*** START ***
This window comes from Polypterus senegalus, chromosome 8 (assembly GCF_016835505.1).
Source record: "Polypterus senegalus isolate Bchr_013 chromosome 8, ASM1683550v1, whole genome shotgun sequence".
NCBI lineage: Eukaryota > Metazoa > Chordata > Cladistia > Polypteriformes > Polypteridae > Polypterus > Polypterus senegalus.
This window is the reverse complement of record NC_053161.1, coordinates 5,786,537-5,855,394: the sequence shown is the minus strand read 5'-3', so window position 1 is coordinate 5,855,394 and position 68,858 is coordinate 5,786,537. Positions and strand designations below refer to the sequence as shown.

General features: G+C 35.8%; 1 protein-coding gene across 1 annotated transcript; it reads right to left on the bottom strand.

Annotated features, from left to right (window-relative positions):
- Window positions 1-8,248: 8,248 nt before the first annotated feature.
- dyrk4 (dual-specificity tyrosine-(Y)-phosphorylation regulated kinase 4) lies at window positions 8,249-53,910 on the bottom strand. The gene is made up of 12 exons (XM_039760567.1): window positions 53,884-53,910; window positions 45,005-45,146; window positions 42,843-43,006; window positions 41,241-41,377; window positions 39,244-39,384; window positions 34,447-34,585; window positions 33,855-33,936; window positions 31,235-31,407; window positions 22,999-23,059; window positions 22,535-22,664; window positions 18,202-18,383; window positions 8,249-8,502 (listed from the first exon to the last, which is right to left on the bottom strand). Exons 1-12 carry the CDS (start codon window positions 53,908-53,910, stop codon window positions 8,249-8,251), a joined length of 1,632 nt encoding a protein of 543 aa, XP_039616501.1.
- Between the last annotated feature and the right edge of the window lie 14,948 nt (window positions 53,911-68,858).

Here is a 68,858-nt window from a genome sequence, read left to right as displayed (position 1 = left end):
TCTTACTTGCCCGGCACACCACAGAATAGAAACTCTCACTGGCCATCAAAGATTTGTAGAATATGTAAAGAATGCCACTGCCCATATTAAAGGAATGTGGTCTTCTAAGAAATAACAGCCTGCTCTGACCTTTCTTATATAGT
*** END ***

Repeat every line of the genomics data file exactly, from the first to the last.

This window comes from Polypterus senegalus, chromosome 8 (assembly GCF_016835505.1).
Source record: "Polypterus senegalus isolate Bchr_013 chromosome 8, ASM1683550v1, whole genome shotgun sequence".
NCBI lineage: Eukaryota > Metazoa > Chordata > Cladistia > Polypteriformes > Polypteridae > Polypterus > Polypterus senegalus.
This window is the reverse complement of record NC_053161.1, coordinates 5,786,537-5,855,394: the sequence shown is the minus strand read 5'-3', so window position 1 is coordinate 5,855,394 and position 68,858 is coordinate 5,786,537. Positions and strand designations below refer to the sequence as shown.

General features: G+C 35.8%; 1 protein-coding gene across 1 annotated transcript; it reads right to left on the bottom strand.

Annotated features, from left to right (window-relative positions):
- Window positions 1-8,248: 8,248 nt before the first annotated feature.
- dyrk4 (dual-specificity tyrosine-(Y)-phosphorylation regulated kinase 4) lies at window positions 8,249-53,910 on the bottom strand. The gene is made up of 12 exons (XM_039760567.1): window positions 53,884-53,910; window positions 45,005-45,146; window positions 42,843-43,006; window positions 41,241-41,377; window positions 39,244-39,384; window positions 34,447-34,585; window positions 33,855-33,936; window positions 31,235-31,407; window positions 22,999-23,059; window positions 22,535-22,664; window positions 18,202-18,383; window positions 8,249-8,502 (listed from the first exon to the last, which is right to left on the bottom strand). Exons 1-12 carry the CDS (start codon window positions 53,908-53,910, stop codon window positions 8,249-8,251), a joined length of 1,632 nt encoding a protein of 543 aa, XP_039616501.1.
- Between the last annotated feature and the right edge of the window lie 14,948 nt (window positions 53,911-68,858).

Here is a 68,858-nt window from a genome sequence, read left to right as displayed (position 1 = left end):
TCTTACTTGCCCGGCACACCACAGAATAGAAACTCTCACTGGCCATCAAAGATTTGTAGAATATGTAAAGAATGCCACTGCCCATATTAAAGGAATGTGGTCTTCTAAGAAATAACAGCCTGCTCTGACCTTTCTTATATAGT